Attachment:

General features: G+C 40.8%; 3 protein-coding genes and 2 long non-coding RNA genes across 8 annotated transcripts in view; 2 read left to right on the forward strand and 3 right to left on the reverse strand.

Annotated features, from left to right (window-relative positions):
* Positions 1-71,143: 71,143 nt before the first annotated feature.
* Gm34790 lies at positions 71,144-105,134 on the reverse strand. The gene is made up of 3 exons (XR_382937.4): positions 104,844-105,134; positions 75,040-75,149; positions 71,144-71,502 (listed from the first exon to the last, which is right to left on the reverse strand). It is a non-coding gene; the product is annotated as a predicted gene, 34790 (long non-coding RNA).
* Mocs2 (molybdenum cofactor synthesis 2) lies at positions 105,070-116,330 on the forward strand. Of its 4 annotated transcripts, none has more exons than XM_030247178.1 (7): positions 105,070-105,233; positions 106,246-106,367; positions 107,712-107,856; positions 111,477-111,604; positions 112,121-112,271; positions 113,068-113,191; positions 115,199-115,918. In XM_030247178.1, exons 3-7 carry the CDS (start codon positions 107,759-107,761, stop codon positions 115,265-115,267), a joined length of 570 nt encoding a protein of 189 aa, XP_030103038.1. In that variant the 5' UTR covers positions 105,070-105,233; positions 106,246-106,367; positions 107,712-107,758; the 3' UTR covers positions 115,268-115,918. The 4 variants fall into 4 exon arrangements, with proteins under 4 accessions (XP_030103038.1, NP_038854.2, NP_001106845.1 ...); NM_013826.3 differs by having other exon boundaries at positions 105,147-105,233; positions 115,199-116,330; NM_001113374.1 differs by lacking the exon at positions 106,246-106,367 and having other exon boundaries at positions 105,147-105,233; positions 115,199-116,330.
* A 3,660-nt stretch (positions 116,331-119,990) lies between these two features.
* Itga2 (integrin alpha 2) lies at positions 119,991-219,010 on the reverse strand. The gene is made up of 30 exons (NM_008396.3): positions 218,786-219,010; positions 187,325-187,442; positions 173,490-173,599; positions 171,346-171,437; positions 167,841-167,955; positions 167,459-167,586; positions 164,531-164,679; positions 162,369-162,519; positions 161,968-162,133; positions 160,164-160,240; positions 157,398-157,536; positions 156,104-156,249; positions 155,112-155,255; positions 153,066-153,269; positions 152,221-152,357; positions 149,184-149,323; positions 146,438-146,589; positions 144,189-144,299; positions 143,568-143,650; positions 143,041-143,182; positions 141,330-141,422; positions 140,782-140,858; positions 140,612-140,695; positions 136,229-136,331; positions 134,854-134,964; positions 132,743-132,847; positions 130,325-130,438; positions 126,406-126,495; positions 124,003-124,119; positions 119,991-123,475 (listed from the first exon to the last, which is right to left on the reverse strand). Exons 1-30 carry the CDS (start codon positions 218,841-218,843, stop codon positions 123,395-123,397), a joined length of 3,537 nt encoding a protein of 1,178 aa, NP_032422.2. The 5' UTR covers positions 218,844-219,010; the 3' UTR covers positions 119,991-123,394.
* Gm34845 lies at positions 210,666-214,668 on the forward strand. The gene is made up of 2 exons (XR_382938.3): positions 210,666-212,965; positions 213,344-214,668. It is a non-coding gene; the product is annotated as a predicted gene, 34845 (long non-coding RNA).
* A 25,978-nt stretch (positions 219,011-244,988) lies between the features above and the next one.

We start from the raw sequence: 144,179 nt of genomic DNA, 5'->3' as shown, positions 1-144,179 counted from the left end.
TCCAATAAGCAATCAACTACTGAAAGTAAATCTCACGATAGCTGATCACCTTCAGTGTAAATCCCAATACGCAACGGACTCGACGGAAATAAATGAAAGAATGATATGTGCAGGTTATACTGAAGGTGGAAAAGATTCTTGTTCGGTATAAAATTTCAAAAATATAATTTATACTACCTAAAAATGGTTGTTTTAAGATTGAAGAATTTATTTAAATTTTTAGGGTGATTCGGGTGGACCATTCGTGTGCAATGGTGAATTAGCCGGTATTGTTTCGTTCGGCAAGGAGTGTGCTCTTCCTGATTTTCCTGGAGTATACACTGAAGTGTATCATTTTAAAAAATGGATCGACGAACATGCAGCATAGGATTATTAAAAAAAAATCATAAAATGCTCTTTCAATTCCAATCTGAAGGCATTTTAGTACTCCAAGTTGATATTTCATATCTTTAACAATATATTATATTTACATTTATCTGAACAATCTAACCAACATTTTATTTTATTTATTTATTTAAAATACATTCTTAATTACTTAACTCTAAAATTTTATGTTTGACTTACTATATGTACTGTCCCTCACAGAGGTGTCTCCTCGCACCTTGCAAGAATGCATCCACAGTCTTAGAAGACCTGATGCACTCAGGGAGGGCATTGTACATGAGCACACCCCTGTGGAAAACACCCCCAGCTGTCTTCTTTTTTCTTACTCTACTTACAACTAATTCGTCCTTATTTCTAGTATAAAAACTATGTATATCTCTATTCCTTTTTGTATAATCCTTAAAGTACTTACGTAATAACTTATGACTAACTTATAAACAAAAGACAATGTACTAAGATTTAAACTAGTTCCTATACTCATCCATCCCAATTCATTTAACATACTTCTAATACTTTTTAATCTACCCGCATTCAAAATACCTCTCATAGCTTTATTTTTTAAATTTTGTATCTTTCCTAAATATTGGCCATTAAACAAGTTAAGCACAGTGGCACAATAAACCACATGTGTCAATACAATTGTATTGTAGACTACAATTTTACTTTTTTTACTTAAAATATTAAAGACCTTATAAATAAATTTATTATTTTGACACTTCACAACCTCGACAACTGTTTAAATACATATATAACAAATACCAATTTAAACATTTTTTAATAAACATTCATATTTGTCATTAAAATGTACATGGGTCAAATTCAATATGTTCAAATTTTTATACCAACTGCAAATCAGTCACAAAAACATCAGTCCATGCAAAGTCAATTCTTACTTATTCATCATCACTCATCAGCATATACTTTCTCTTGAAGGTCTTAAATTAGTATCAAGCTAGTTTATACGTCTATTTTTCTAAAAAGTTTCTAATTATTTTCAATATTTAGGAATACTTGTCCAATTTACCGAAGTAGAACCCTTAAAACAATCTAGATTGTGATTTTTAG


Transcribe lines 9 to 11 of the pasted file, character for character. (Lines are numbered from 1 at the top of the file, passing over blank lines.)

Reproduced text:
* A 25,978-nt stretch (positions 219,011-244,988) lies between the features above and the next one.

We start from the raw sequence: 144,179 nt of genomic DNA, 5'->3' as shown, positions 1-144,179 counted from the left end.
TCCAATAAGCAATCAACTACTGAAAGTAAATCTCACGATAGCTGATCACCTTCAGTGTAAATCCCAATACGCAACGGACTCGACGGAAATAAATGAAAGAATGATATGTGCAGGTTATACTGAAGGTGGAAAAGATTCTTGTTCGGTATAAAATTTCAAAAATATAATTTATACTACCTAAAAATGGTTGTTTTAAGATTGAAGAATTTATTTAAATTTTTAGGGTGATTCGGGTGGACCATTCGTGTGCAATGGTGAATTAGCCGGTATTGTTTCGTTCGGCAAGGAGTGTGCTCTTCCTGATTTTCCTGGAGTATACACTGAAGTGTATCATTTTAAAAAATGGATCGACGAACATGCAGCATAGGATTATTAAAAAAAAATCATAAAATGCTCTTTCAATTCCAATCTGAAGGCATTTTAGTACTCCAAGTTGATATTTCATATCTTTAACAATATATTATATTTACATTTATCTGAACAATCTAACCAACATTTTATTTTATTTATTTATTTAAAATACATTCTTAATTACTTAACTCTAAAATTTTATGTTTGACTTACTATATGTACTGTCCCTCACAGAGGTGTCTCCTCGCACCTTGCAAGAATGCATCCACAGTCTTAGAAGACCTGATGCACTCAGGGAGGGCATTGTACATGAGCACACCCCTGTGGAAAACACCCCCAGCTGTCTTCTTTTTTCTTACTCTACTTACAACTAATTCGTCCTTATTTCTAGTATAAAAACTATGTATATCTCTATTCCTTTTTGTATAATCCTTAAAGTACTTACGTAATAACTTATGACTAACTTATAAACAAAAGACAATGTACTAAGATTTAAACTAGTTCCTATACTCATCCATCCCAATTCATTTAACATACTTCTAATACTTTTTAATCTACCCGCATTCAAAATACCTCTCATAGCTTTATTTTTTAAATTTTGTATCTTTCCTAAATATTGGCCATTAAACAAGTTAAGCACAGTGGCACAATAAACCACATGTGTCAATACAATTGTATTGTAGACTACAATTTTACTTTTTTTACTTAAAATATTAAAGACCTTATAAATAAATTTATTATTTTGACACTTCACAACCTCGACAACTGTTTAAATACATATATAACAAATACCAATTTAAACATTTTTTAATAAACATTCATATTTGTCATTAAAATGTACATGGGTCAAATTCAATATGTTCAAATTTTTATACCAACTGCAAATCAGTCACAAAAACATCAGTCCATGCAAAGTCAATTCTTACTTATTCATCATCACTCATCAGCATATACTTTCTCTTGAAGGTCTTAAATTAGTATCAAGCTAGTTTATACGTCTATTTTTCTAAAAAGTTTCTAATTATTTTCAATATTTAGGAATACTTGTCCAATTTACCGAAGTAGAACCCTTAAAACAATCTAGATTGTGATTTTTAG